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Image of lab and robotic arm for article on lab robotics and automation.
Published On: March 1st, 2022

Synthetic Biology Definition

As natural discoverers and problem-solvers, scientists habitually industrialize methods to investigate their queries and maximize lab productivity. This occurrence is especially noticeable by developing techniques and machinery that simplifies complicated and/or repetitive tasks. In particular, technological advancements in laboratory robotics and automation over the last century have allowed scientists to mechanize many procedures, thereby allowing industrial, medical, and research labs to complete tasks that used to take months and years to a matter of days or even minutes.

Modern-day laboratory robotics and automation revolutionized in the 1950’s, with the first fully automated instrument- AutoAnalyzer SFA instrument was invented 1957 by Leonard Skeggs, PhD and commercialized by Jack Whitehead’s Technicon® Corporation. As more automated instruments evolved, automation management software was released in the 1970’s to form electronic logs and further improve lab efficiency. Today, a plethora of laboratory robotics and automation exists at the pre-analytical, analytical, and post-analytical stages across all scientific disciplines, with particular molecular, cellular, and microbiology evidence.

Read on to learn more about just a few applications in which laboratory robotics and automation could be applicable to your lab!

Laboratory Automation Systems: Microbiology

Given the ubiquity of microbes, many labs are dedicated to understanding their role in human, animal, and plant health and disease, symbiotic relationships, ecology, the environment, food safety, and so much more.

Furthermore, several molecular and cellular biology concepts were discovered by studying microbes, where microbial studies have formed the foundation for several pharmaceutical and gene editing inquiries. However, culturing microbes can become laborsome, where advancements in laboratory robotics and automation have aided microbiology research. Some of these advancements include:

  • Media and reagent prep
  • Microbe inoculation and streaking
  • Incubation
  • Analysis
  • Identification
  • Antibiotic testing

By using liquid handlers and reagent dispensers with proper digital pH meters, microbiologists can be assured media and reagents are properly prepared to their microbe’s needs. Additionally, innovations in colony picking technology allow for fast and accurate inoculation of specimens through a clean and efficient process. Images can be further collected as the automated picker selects colonies for ideal recordkeeping.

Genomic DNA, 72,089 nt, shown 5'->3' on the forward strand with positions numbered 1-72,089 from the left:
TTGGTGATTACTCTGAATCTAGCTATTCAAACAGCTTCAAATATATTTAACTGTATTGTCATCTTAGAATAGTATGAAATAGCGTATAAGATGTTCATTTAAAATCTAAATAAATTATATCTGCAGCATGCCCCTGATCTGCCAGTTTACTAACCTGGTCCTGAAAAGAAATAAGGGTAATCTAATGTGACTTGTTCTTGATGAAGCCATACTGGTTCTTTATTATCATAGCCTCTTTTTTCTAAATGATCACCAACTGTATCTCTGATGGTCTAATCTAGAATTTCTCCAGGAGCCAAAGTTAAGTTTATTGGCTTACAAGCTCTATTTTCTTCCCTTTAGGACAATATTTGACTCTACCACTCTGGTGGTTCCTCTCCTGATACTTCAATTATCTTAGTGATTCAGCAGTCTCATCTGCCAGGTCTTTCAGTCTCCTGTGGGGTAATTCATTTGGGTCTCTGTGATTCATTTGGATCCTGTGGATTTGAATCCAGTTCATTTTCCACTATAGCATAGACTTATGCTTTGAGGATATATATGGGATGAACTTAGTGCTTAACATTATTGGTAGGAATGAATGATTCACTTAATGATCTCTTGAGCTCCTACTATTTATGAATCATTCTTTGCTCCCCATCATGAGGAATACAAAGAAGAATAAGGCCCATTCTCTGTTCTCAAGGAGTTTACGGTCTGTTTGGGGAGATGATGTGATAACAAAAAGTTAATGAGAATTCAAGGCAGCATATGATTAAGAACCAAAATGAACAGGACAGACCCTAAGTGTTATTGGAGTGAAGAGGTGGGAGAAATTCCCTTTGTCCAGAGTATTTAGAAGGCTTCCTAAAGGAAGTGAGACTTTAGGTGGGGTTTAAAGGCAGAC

Finally, more automation in microbiology allows scientists to properly analyze their specimens by using plate readers to verify identification, test treatments, or monitor gene or protein expression changes.

Laboratory Automation Systems: Molecular and Cellular Biology

Many studies involving microbes, and countless other domains of life, include research centered on DNA and other concepts in molecular biology. Several of these processes have undergone advancements towards complete automation, including the polymerase chain reaction (PCR) process itself.

At first, a several hour process in which the scientist manually adds DNA polymerase after each cycle, PCRs today are now a largely hands-off task overseen by a thermocycler where the scientists mix their sample’s DNA and PCR reagents.
However, the PCR automation process was shown to be capable of further automation. By using automated liquid handlers and reagent dispensers, high throughput labs can have samples that are PCR-ready within moments.

This process can be solely completed in a microplate for labs growing their specimens, such as live bacterial and cell cultures. Cells can be grown, and then DNA extracted using a fully automated workstation, verified in a fluorescence microplate reader, amplified via PCR, and sequenced or otherwise analyzed as needed. By completing all steps in a microplate, uniting laboratory robotics and automation products such as microplate stacking systems and microplate handlers, and coordinating the timing and sequence of steps using laboratory automation software, this entire process can be completely automated with minimal to no input from human technicians.
Similarly, thorough integration of several laboratory robotics and automation products can yield additional processes that can be completely automated in a cohesive robotics workstation. For example, RNA and proteins can also be extracted using the same DNA extraction workstation. RNA can be extracted, and reverse transcription reagents dispensed to run RT-PCRs, thus creating cDNA that is qPCR ready. Or, proteins can be purified and antibodies added for an automated ELISA workstation, using a fully automated microplate washer for repetitive washing steps.

Why Incorporate Laboratory Robotics and Automation in Your Lab?

By incorporating laboratory robotics and automation in industrial, medical, and research labs, scientists can increase accuracy, speed, safety, and overall work throughput. In particular, scientists can reduce time performing repetitive tasks, increase their time working on more demanding tasks, reduce human error, increase reproducibility, and collect data remotely.

Hudson Robotics has been the leader in laboratory automation for nearly 40 years. Speak to a representative today to learn more about how your lab can benefit from laboratory robotics and automation!